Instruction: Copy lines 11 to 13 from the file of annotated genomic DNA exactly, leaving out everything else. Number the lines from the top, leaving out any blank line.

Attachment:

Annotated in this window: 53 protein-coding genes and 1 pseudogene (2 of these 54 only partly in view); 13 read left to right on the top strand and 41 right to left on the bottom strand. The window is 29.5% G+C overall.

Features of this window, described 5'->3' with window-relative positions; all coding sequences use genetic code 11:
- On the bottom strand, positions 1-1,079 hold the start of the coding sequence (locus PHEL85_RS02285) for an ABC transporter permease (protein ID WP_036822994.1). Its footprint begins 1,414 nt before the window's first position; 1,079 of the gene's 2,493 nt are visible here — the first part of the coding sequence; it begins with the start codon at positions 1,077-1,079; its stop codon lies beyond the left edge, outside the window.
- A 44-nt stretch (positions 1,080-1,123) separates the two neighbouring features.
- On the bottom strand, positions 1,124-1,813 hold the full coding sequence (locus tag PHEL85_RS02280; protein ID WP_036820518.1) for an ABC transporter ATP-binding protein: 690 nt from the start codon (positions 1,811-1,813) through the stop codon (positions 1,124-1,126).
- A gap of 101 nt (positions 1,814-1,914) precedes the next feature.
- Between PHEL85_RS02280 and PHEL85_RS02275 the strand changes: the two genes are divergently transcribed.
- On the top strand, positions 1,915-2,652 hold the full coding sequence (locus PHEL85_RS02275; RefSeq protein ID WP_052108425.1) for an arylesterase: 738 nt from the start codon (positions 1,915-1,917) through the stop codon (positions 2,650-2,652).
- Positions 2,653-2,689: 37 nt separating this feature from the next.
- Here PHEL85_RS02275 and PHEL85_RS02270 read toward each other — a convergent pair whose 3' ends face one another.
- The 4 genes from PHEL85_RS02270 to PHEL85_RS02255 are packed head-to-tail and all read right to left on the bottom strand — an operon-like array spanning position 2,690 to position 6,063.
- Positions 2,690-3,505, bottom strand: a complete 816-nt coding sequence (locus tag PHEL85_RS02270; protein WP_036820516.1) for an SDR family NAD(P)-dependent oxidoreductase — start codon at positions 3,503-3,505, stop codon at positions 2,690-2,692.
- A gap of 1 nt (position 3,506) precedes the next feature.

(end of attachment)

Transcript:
- The 4 genes from PHEL85_RS02270 to PHEL85_RS02255 are packed head-to-tail and all read right to left on the bottom strand — an operon-like array spanning position 2,690 to position 6,063.
- Positions 2,690-3,505, bottom strand: a complete 816-nt coding sequence (locus tag PHEL85_RS02270; protein WP_036820516.1) for an SDR family NAD(P)-dependent oxidoreductase — start codon at positions 3,503-3,505, stop codon at positions 2,690-2,692.
- A gap of 1 nt (position 3,506) precedes the next feature.